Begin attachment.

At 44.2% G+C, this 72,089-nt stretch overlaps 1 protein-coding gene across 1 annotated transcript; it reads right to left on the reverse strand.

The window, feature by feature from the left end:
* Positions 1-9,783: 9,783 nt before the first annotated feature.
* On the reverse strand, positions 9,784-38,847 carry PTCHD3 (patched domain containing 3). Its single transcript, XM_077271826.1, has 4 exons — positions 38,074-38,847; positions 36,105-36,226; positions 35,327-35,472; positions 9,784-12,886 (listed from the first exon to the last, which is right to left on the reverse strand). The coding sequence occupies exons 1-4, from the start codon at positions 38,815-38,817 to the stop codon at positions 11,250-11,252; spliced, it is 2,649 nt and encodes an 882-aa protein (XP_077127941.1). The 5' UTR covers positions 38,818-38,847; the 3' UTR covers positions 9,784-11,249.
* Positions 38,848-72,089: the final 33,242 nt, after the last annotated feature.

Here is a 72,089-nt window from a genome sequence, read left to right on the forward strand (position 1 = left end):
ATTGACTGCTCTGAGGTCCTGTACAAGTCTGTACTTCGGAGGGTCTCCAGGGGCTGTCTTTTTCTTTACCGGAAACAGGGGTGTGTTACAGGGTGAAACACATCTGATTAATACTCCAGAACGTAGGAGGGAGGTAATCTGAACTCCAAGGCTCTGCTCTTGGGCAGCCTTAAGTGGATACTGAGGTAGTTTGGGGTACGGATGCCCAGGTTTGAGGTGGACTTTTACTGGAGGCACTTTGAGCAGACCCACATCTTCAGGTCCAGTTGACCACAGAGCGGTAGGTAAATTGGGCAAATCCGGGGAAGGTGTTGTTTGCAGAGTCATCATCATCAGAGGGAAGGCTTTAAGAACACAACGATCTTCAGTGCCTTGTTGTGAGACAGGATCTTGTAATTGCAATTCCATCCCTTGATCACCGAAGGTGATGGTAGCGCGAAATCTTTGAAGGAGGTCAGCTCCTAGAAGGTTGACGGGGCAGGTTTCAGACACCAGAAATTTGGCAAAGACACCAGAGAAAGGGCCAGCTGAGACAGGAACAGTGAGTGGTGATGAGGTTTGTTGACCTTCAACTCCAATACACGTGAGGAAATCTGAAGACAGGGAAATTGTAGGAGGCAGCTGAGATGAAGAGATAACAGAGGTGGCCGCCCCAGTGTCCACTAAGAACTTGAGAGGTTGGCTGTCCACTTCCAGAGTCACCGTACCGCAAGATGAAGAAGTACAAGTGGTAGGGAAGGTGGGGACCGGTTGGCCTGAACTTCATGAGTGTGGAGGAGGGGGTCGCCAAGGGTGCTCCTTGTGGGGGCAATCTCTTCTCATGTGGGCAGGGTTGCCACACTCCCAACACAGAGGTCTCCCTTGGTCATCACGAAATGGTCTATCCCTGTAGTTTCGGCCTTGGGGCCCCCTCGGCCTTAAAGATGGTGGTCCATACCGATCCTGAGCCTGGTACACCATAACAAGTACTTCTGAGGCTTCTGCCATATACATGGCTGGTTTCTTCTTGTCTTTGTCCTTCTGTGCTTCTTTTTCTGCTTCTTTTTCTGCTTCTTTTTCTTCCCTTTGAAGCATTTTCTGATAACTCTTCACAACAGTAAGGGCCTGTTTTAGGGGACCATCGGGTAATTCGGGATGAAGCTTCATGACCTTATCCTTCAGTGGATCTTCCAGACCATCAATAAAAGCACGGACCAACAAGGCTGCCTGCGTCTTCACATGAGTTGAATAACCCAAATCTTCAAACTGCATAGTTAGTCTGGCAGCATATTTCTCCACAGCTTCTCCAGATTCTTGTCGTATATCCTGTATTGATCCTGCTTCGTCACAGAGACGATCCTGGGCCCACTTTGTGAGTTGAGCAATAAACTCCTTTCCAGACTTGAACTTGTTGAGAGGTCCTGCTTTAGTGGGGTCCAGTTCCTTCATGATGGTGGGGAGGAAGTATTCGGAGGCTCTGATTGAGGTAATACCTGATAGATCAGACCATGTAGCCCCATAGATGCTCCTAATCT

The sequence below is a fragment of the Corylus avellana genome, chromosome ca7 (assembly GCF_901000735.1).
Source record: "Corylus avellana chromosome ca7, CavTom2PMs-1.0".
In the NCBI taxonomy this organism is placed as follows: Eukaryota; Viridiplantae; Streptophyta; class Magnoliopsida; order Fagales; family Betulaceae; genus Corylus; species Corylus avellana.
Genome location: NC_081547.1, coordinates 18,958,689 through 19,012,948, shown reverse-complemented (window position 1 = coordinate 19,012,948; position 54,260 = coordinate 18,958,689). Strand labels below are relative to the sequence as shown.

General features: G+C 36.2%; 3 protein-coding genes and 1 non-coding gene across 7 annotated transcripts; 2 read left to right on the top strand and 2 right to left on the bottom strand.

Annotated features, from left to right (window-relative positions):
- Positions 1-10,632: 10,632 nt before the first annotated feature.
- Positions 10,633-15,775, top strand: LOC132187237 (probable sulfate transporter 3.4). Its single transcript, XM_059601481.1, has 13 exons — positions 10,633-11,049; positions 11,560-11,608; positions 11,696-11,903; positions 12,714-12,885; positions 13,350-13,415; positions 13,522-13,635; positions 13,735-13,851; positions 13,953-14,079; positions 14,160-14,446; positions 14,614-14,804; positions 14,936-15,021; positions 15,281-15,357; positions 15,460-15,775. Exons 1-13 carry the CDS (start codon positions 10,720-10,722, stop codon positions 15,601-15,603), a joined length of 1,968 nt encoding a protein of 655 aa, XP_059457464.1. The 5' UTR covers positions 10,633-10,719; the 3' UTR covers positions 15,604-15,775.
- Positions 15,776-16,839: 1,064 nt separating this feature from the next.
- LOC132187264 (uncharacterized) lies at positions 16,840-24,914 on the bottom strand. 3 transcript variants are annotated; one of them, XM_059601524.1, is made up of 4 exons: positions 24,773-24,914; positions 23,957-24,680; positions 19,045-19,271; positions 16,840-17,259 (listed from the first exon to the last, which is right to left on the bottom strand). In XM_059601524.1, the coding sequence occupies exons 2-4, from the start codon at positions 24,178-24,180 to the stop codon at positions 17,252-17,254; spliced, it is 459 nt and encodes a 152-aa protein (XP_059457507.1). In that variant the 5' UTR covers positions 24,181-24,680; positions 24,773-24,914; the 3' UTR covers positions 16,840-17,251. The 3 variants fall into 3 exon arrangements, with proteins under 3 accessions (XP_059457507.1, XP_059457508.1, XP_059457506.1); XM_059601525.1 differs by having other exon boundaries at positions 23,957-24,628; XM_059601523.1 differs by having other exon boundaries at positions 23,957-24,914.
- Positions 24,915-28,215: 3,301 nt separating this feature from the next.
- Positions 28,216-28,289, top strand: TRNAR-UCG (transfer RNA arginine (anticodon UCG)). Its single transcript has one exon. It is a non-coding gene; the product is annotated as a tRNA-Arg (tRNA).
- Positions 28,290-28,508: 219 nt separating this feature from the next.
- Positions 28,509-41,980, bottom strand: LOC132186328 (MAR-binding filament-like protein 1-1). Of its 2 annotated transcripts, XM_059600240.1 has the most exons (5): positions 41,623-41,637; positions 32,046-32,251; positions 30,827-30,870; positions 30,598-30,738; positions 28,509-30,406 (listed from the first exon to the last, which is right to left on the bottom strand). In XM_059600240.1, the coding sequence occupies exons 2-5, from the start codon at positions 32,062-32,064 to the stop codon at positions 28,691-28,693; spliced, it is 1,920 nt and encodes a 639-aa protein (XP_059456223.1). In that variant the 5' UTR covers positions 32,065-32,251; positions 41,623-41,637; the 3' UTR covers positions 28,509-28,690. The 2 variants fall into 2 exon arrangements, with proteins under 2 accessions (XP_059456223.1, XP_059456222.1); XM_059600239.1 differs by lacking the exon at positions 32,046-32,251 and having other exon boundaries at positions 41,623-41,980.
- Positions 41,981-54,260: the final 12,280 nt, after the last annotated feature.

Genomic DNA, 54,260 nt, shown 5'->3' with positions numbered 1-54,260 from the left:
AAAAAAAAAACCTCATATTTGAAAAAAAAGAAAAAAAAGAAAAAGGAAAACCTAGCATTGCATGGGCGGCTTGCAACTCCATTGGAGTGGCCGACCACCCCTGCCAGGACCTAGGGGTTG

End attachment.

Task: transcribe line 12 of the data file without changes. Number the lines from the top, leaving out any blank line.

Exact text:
General features: G+C 36.2%; 3 protein-coding genes and 1 non-coding gene across 7 annotated transcripts; 2 read left to right on the top strand and 2 right to left on the bottom strand.